Mark Rifkin

Mark Rifkin

Office: 3129
Phone: 336-334-4323



Ph.D. University of Pennsylvania-2003
M.A. University of Pennsylvania-1999
B.A. Rutgers University-1996

Research Interests

Dr. Rifkin’s research primarily focuses on Native American writing and politics from the eighteenth century onward, exploring the ways that Indigenous peoples have negotiated U.S. racial and imperial formations. His work explores the roles of gender, sexuality, affect, and eroticism in those processes, addressing legal and administrative frameworks, textual representations, and forms of everyday experience.

Selected Publications

  • Beyond Settler Time: Temporal Sovereignty and Indigenous Self-Determination, Duke University Press, 2017.
  • Settler Common Sense: Queerness and Everyday Colonialism in the American Renaissance, University of Minnesota Press, 2014.
  • The Erotics of Sovereignty: Queer Native Writing in the Era of Self-Determination, University of Minnesota Press, 2012.
  • When Did Indians Become Straight?: Kinship, The History of Sexuality, and Native Sovereignty, Oxford University Press, 2011.
  • Sexuality, Nationality, Indigeneity (special issue of GLQ: A Journal of Lesbian and Gay Studies, co-edited with Daniel Heath Justice and Bethany Schneider, 16.1-2, 2010).
  • Manifesting America: The Imperial Construction of U.S. National Space, Oxford University Press, 2009.
  • “Around 1978: Family, Culture, and Race in the Federal Production of Indianness,” Critically Sovereign: Indigenous Gender, Sexuality, and Feminist Studies, ed. Joanne Barker, Duke University Press (forthcoming 2017).
  • “Indigeneity, Apartheid, Palestine: On the Transit of Political Metaphors,” Cultural Critique(forthcoming 2017).
  • “Indigenous is to Queer as…: Queer Cautions for Indigenous Studies,” Sources and Methods in Indigenous Studies, eds. Jean O’Brien and Chris Andersen, Routledge (forthcoming 2017).
  • “‘But is it literary?’: Generalist Racisms, Disciplinary Insularity, and the Limits of Too-Big-to-Fail Thinking,” J19: A Journal of Nineteenth-Century Americanists 4.1 (2016): 130-135.
  • “Finding Voice in Changing Times: The Politics of Native Self-Representation through Removal and Allotment,” Routledge Companion to Native American Literature.  Ed. Deborah Madsen.  New York: Routledge, 2015.  146-156.
  • “The Duration of the Land: The Queerness of Spacetime in Sundown,” Studies in American Indian Literatures 27.1 (2015): 33-69.
  • “The Silence of Ely S. Parker: The Emancipation Sublime and the Limits of Settler Memory,” Native American and Indigenous Studies 1.2 (2014): 1-43.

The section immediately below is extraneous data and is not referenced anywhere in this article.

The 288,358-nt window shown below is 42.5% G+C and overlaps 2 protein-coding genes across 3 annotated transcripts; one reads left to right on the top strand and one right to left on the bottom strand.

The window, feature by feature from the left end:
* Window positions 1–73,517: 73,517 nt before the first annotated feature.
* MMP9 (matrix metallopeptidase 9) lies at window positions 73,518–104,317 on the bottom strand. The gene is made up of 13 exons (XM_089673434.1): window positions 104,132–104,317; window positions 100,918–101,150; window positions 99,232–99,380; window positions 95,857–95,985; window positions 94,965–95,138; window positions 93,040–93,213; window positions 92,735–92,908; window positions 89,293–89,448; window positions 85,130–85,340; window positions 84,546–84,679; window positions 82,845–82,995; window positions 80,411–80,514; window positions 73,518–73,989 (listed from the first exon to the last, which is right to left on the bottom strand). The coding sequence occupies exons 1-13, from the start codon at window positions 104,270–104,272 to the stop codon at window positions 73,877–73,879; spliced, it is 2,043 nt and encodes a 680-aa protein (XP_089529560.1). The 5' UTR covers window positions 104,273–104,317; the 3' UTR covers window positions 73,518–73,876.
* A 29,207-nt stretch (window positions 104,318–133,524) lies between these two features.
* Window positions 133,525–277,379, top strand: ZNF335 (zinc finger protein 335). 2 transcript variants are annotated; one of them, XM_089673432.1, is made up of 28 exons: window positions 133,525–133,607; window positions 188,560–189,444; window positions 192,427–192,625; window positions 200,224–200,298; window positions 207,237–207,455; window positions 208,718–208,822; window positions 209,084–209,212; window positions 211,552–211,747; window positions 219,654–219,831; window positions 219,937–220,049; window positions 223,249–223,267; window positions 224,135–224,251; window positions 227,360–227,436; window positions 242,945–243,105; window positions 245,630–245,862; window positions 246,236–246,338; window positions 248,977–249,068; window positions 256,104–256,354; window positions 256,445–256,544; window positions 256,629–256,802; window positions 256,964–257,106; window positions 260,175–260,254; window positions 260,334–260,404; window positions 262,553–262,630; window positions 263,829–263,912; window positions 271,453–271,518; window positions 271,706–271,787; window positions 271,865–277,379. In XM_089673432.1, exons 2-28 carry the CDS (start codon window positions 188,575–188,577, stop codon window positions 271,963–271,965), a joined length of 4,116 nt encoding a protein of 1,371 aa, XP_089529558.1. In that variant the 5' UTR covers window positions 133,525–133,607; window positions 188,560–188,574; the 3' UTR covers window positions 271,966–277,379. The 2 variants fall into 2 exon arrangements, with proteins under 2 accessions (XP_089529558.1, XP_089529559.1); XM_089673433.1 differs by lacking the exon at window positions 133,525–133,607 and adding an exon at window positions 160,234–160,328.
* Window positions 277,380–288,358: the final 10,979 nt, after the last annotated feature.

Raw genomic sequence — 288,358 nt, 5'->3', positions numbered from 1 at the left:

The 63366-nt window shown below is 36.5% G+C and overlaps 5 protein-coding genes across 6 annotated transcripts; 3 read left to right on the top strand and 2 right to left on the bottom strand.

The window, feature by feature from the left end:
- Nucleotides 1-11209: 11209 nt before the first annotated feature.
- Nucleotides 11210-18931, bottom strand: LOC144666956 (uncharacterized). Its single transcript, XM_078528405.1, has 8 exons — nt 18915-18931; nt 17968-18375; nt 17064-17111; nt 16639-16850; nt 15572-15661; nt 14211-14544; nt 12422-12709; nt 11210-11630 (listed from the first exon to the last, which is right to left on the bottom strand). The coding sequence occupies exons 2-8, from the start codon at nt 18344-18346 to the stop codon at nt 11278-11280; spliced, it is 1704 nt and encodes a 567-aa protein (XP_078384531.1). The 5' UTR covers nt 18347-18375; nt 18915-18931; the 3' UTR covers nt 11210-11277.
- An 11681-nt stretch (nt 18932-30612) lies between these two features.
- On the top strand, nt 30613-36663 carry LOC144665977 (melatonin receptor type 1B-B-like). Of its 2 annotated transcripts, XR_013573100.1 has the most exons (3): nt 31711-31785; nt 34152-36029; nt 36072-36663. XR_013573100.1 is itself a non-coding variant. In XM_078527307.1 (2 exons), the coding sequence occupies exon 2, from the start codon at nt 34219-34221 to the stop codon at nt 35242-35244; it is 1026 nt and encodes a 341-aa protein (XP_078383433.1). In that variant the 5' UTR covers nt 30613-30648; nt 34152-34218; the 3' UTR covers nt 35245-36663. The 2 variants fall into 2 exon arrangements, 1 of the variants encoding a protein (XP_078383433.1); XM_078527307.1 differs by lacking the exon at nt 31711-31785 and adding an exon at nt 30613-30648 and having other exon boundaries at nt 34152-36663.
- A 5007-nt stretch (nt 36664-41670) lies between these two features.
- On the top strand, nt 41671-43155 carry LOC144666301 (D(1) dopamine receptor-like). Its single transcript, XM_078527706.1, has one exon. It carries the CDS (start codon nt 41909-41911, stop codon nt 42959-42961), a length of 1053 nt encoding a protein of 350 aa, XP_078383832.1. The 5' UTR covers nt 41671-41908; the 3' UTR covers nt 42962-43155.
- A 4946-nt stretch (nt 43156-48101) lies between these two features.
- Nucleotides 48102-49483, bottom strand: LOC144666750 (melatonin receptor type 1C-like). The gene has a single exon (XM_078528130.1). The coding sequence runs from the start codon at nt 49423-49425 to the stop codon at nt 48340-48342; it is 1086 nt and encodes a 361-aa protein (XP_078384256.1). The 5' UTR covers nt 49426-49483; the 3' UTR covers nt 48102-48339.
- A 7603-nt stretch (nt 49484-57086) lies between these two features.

• “Queering Indigenous Pasts, or Temporalities of Tradition and Settlement,” Oxford Companion to Indigenous American Literatures.  Eds. Daniel Heath Justice and James Cox. New York: Oxford University Press, 2014. 137-151.
  • “Making Peoples into Populations: The Racial Limits of Tribal Sovereignty,” Theorizing Native Studies, eds. Audra Simpson and Andrea Smith, Duke University Press, 2014. 149-187.
  • “The Frontier as (Movable) Space of Exception, ” Settler Colonial Studies 4.2 (2014): 176-180.
  • “Shadows of Mashantucket: William Apess and the Representation of Pequot Place,” American Literature 84.4 (2012): 691-714.
  • “Settler States of Feeling: National Belonging and the Erasure of Native American Presence,”Blackwell Companion to American Literary Studies, eds. Robert Levine and Caroline Levander.  New York: Wiley-Blackwell, 2011.  342-355.
  • “Remapping the Family of Nations: The Geopolitics of Kinship in Hendrick Aupaumut’s ‘A Short Narration’,” Studies in American Indian Literature 22.4 (2010): 1-31.
  • “Indigenizing Agamben: Rethinking Sovereignty in Light of the ‘Peculiar’ Status of Native Peoples,” Cultural Critique 72 (Fall 2009): 88-124.
  • “‘For the wrongs of our poor bleeding country’: Sensation, Class, and Empire in Ridge’s Joaquín Murieta,” Arizona Quarterly 65.2 (2009): 27-56.
  • “Native Nationality and the Contemporary Queer: Tradition, Sexuality, and History in Drowning in Fire,” American Indian Quarterly 32.4 (2008): 443-470.
  • “Documenting Tradition: Territoriality and Textuality in Black Hawk’s Narrative,” American Literature 80.4 (2008): 677-705.
  • “Debt and the Transnationalization of Hawai`i,” American Quarterly 60.1 (2008): 43-66.
  • “‘A home made sacred by protecting laws’: Black Activist Homemaking and Geographies of Citizenship in Incidents in the Life of a Slave Girl,” differences: A Journal of Feminist Cultural Studies 18.2 (2007): 72-102.
  • “Romancing Kinship: A Queer Reading of Indian Education and Zitkala-Sa’s American Indian Stories,” GLQ: A Journal of Lesbian and Gay Studies 12.1 (2006): 27-59.
  • “Representing the Cherokee Nation: Subaltern Studies and Native American Sovereignty,”boundary 2 32.3 (2005): 47-80.

Awards and Honors

  • Best Subsequent Book in Native American and Indigenous Studies for 2011 (for When Did Indians Become Straight?), Native American and Indigenous Studies Association, 2013.
  • John Hope Franklin Prize for best book in American Studies for 2011 (for When Did Indians Become Straight?), American Studies Association, 2012.
  • Regular Faculty Grant, UNCG, 2012.
  • Summer Excellence Research Award, UNCG, 2012.
  • Best Special Issue, award from the Council of Editors of Learned Journals for Sexuality, Nationality, Indigeneity, 2010.
  • Don D. Walker Award for the Best Essay in Western American Literary Studies for “Documenting Tradition: Territoriality and Textuality in Black Hawk’s Narrative,” Western Literature Association, 2008.
  • New Faculty Grant, UNCG, 2009.
  • Faculty Development Grant, Skidmore College, 2006
  • Postdoctoral fellowship, Center for the Study of Race, Politics, and Culture, University of Chicago, 2004-2005
  • Diane Hunter Dissertation Prize, English Department, University of Pennsylvania, 2004


The State of Things: When Did Indians Become Straight?